World Bank Sanctions Four Companies for Fraud and Corruption

February 25, 2015

WASHINGTON, February 25, 2015—This month, the World Bank Group announced the debarment of four companies involved in misconduct relating to projects in Bolivia, Bangladesh and Cambodia.  The debarments were announced by the Sanctions Board following investigations by the World Bank’s Integrity Vice Presidency (INT).

In Bolivia, Empresa Constructora y Consultora LAPTUS S.R.L. and Ingenieria en Construcciónes Orleans (ICOR) were each debarred for a minimum of two years.  Both debarments were based on an INT investigation that arose after being notified by the Project Implementation Units (PIUs) of possible fraud.  INT’s evidence revealed that each company had submitted fraudulent performance securities during the bid process intended to provide financial security to the project in case of non-performance.  As a result of delays in project implementation by ICOR, the PIU attempted to enforce the bid securities to cover its losses and discovered the securities were fraudulent.  The case was also referred to the Bolivian prosecutor’s office for their subsequent action. 

“The debarment of these companies under the same project gives a sense of what a high-risk operation can look like.  More importantly, without the due diligence of the Project Implementation Unit, the World Bank investigators and national enforcement entities, this case could have resulted in huge losses of development resources,” said Leonard McCarthy, World Bank Integrity Vice President.

The World Bank Sanctions Board also debarred Globe Pharmaceuticals Ltd (Globe) for three years following evidence of fraud under the Bangladesh Health Sector Development Program.  The company submitted false “prior experience” certificates in its bid to qualify for a World Bank-financed contract to supply Vitamin A capsules.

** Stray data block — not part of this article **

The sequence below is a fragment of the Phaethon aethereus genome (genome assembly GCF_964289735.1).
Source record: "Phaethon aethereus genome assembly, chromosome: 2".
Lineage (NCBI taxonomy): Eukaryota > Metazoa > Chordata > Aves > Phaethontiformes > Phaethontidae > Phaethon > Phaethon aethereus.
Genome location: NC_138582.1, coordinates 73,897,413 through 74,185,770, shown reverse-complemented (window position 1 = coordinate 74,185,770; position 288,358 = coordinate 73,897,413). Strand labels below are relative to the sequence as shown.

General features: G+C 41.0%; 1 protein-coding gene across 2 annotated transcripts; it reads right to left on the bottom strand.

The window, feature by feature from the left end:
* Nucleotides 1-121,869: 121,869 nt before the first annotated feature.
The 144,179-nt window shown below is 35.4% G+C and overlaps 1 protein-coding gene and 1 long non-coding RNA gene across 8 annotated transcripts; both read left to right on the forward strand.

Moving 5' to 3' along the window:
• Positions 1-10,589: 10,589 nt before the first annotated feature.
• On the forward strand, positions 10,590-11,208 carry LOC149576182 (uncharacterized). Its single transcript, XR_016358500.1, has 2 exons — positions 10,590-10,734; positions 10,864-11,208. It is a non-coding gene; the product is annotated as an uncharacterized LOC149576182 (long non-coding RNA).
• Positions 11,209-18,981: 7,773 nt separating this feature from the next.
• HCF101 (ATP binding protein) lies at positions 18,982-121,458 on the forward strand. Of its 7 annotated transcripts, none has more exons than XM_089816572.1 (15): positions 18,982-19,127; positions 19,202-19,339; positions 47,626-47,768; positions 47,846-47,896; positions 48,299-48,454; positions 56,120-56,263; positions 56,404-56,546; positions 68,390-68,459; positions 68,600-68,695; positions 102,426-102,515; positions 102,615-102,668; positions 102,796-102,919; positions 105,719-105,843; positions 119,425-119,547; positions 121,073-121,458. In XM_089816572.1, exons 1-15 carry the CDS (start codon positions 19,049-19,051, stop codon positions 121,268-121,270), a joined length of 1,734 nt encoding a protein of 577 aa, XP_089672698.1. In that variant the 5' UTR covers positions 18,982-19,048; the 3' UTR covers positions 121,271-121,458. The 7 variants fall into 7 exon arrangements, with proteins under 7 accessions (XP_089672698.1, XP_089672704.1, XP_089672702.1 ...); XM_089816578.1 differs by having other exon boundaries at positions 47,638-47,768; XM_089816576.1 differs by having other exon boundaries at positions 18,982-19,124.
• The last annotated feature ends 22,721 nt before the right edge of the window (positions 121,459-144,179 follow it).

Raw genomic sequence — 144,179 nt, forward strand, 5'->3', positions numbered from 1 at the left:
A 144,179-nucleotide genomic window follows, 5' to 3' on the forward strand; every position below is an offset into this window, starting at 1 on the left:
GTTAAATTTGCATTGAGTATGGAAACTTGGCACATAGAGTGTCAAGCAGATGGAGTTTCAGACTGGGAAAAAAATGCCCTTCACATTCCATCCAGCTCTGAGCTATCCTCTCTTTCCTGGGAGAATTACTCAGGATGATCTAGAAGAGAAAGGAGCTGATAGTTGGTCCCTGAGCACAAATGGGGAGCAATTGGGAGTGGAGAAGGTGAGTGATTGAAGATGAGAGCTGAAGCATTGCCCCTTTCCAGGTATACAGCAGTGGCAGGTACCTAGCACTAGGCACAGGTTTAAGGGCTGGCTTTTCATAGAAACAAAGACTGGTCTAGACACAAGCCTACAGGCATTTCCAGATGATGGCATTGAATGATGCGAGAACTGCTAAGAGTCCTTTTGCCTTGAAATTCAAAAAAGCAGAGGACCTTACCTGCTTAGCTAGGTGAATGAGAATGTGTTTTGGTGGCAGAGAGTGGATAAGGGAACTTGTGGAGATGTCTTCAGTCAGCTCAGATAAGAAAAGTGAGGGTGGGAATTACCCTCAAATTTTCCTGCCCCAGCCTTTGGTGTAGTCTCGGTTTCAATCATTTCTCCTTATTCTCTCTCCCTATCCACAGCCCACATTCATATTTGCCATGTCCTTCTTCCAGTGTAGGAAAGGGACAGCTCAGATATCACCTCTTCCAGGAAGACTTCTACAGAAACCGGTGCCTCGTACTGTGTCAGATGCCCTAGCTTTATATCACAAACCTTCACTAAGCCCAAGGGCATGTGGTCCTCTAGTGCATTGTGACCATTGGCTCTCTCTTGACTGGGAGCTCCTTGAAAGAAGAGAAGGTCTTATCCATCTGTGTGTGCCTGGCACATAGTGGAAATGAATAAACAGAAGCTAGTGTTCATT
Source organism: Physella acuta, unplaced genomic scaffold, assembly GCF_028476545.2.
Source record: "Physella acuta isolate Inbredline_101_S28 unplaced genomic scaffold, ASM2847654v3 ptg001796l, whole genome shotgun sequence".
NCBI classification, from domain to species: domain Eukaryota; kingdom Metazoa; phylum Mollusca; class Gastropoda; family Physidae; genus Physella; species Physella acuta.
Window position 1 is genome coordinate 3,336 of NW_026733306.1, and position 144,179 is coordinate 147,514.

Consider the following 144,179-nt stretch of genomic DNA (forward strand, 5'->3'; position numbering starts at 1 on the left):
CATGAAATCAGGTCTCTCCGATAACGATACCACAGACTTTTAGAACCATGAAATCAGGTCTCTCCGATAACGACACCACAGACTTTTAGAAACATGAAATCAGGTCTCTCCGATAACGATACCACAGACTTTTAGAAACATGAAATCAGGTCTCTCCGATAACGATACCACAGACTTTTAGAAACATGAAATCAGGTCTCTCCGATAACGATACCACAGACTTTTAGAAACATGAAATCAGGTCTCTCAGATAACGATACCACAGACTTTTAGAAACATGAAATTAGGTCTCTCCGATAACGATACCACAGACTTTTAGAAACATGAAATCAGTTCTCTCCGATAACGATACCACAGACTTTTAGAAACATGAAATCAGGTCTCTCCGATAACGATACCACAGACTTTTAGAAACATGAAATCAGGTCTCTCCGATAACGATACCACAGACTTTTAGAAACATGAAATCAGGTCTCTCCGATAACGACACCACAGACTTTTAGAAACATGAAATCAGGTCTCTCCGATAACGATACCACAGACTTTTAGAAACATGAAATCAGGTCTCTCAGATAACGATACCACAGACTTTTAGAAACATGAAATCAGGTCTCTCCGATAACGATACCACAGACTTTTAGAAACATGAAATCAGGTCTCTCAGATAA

Finally, in Cambodia, Seng Enterprise Co., Ltd was debarred for a period of three years for engaging in corrupt practices.  The company paid bribes to officials, on behalf of a consortium, in order to be awarded a World Bank-financed contract under the Rural Electrification and Transmission Project.  Evidence also revealed the company had solicited funds from another consortium member firm to help pay for the bribes.

Under the terms of the above sanctions, all four companies must take appropriate remedial measures, adopt and implement an effective integrity compliance program consistent with the World Bank Integrity Compliance principles.  During the debarment period, the companies are ineligible to be awarded contracts under any Bank Group-financed or Bank Group-executed project or otherwise participate in the preparation or implementation of such projects.

The debarment of these companies qualifies for cross-debarment by other multilateral development banks under the Agreement of Mutual Recognition of Debarments that was signed on April 9, 2010.

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